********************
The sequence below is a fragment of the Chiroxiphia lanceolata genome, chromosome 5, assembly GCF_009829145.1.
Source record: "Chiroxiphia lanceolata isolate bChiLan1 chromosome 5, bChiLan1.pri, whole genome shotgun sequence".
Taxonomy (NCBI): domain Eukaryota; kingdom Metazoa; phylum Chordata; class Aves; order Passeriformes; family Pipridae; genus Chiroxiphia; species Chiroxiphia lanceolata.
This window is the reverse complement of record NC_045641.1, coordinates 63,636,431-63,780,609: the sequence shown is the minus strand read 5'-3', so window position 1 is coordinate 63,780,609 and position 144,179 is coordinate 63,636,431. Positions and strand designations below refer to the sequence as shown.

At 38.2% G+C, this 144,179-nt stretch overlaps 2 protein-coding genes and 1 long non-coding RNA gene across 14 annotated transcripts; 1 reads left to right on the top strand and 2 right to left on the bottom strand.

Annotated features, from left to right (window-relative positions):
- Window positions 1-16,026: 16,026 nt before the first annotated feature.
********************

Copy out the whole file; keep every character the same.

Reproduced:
The sequence below is a fragment of the Chiroxiphia lanceolata genome, chromosome 5, assembly GCF_009829145.1.
Source record: "Chiroxiphia lanceolata isolate bChiLan1 chromosome 5, bChiLan1.pri, whole genome shotgun sequence".
Taxonomy (NCBI): domain Eukaryota; kingdom Metazoa; phylum Chordata; class Aves; order Passeriformes; family Pipridae; genus Chiroxiphia; species Chiroxiphia lanceolata.
This window is the reverse complement of record NC_045641.1, coordinates 63,636,431-63,780,609: the sequence shown is the minus strand read 5'-3', so window position 1 is coordinate 63,780,609 and position 144,179 is coordinate 63,636,431. Positions and strand designations below refer to the sequence as shown.

At 38.2% G+C, this 144,179-nt stretch overlaps 2 protein-coding genes and 1 long non-coding RNA gene across 14 annotated transcripts; 1 reads left to right on the top strand and 2 right to left on the bottom strand.

Annotated features, from left to right (window-relative positions):
- Window positions 1-16,026: 16,026 nt before the first annotated feature.